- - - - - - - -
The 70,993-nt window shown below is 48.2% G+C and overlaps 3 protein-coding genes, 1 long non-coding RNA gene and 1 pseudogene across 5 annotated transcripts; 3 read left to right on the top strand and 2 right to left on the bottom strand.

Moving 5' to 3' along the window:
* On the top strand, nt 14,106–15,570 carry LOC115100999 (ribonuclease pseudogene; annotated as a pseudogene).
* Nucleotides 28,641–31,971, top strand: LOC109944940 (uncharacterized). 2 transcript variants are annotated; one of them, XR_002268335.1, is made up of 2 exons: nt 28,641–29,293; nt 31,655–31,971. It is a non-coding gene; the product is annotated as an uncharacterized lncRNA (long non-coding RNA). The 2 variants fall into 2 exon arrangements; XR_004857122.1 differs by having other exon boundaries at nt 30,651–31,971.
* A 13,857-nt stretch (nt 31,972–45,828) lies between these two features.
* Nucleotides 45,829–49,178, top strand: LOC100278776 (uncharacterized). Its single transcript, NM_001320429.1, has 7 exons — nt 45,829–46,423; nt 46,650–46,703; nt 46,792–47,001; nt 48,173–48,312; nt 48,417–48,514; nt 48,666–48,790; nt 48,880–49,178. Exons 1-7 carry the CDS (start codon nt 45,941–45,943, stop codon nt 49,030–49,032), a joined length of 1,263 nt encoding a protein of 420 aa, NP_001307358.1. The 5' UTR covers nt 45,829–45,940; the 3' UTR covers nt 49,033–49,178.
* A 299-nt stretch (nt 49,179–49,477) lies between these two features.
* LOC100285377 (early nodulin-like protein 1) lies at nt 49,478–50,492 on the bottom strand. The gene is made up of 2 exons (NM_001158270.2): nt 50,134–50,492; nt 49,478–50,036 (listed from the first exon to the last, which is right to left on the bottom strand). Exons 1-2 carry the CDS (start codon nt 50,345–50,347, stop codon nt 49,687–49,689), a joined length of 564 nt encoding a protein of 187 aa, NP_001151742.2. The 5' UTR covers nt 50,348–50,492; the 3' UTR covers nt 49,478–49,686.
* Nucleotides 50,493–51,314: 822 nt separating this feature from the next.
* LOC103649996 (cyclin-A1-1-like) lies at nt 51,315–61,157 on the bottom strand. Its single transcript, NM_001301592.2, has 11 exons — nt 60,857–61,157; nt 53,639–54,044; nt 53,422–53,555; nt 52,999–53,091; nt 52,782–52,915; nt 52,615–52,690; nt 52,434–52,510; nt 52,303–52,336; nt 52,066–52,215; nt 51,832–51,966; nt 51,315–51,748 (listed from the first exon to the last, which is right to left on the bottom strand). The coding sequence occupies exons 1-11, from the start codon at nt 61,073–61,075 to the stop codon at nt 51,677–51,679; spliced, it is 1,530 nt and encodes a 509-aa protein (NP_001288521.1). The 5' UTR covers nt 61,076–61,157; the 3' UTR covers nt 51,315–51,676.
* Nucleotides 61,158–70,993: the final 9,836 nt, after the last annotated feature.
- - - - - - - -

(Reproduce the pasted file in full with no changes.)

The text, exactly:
The 70,993-nt window shown below is 48.2% G+C and overlaps 3 protein-coding genes, 1 long non-coding RNA gene and 1 pseudogene across 5 annotated transcripts; 3 read left to right on the top strand and 2 right to left on the bottom strand.

Moving 5' to 3' along the window:
* On the top strand, nt 14,106–15,570 carry LOC115100999 (ribonuclease pseudogene; annotated as a pseudogene).
* Nucleotides 28,641–31,971, top strand: LOC109944940 (uncharacterized). 2 transcript variants are annotated; one of them, XR_002268335.1, is made up of 2 exons: nt 28,641–29,293; nt 31,655–31,971. It is a non-coding gene; the product is annotated as an uncharacterized lncRNA (long non-coding RNA). The 2 variants fall into 2 exon arrangements; XR_004857122.1 differs by having other exon boundaries at nt 30,651–31,971.
* A 13,857-nt stretch (nt 31,972–45,828) lies between these two features.
* Nucleotides 45,829–49,178, top strand: LOC100278776 (uncharacterized). Its single transcript, NM_001320429.1, has 7 exons — nt 45,829–46,423; nt 46,650–46,703; nt 46,792–47,001; nt 48,173–48,312; nt 48,417–48,514; nt 48,666–48,790; nt 48,880–49,178. Exons 1-7 carry the CDS (start codon nt 45,941–45,943, stop codon nt 49,030–49,032), a joined length of 1,263 nt encoding a protein of 420 aa, NP_001307358.1. The 5' UTR covers nt 45,829–45,940; the 3' UTR covers nt 49,033–49,178.
* A 299-nt stretch (nt 49,179–49,477) lies between these two features.
* LOC100285377 (early nodulin-like protein 1) lies at nt 49,478–50,492 on the bottom strand. The gene is made up of 2 exons (NM_001158270.2): nt 50,134–50,492; nt 49,478–50,036 (listed from the first exon to the last, which is right to left on the bottom strand). Exons 1-2 carry the CDS (start codon nt 50,345–50,347, stop codon nt 49,687–49,689), a joined length of 564 nt encoding a protein of 187 aa, NP_001151742.2. The 5' UTR covers nt 50,348–50,492; the 3' UTR covers nt 49,478–49,686.
* Nucleotides 50,493–51,314: 822 nt separating this feature from the next.
* LOC103649996 (cyclin-A1-1-like) lies at nt 51,315–61,157 on the bottom strand. Its single transcript, NM_001301592.2, has 11 exons — nt 60,857–61,157; nt 53,639–54,044; nt 53,422–53,555; nt 52,999–53,091; nt 52,782–52,915; nt 52,615–52,690; nt 52,434–52,510; nt 52,303–52,336; nt 52,066–52,215; nt 51,832–51,966; nt 51,315–51,748 (listed from the first exon to the last, which is right to left on the bottom strand). The coding sequence occupies exons 1-11, from the start codon at nt 61,073–61,075 to the stop codon at nt 51,677–51,679; spliced, it is 1,530 nt and encodes a 509-aa protein (NP_001288521.1). The 5' UTR covers nt 61,076–61,157; the 3' UTR covers nt 51,315–51,676.
* Nucleotides 61,158–70,993: the final 9,836 nt, after the last annotated feature.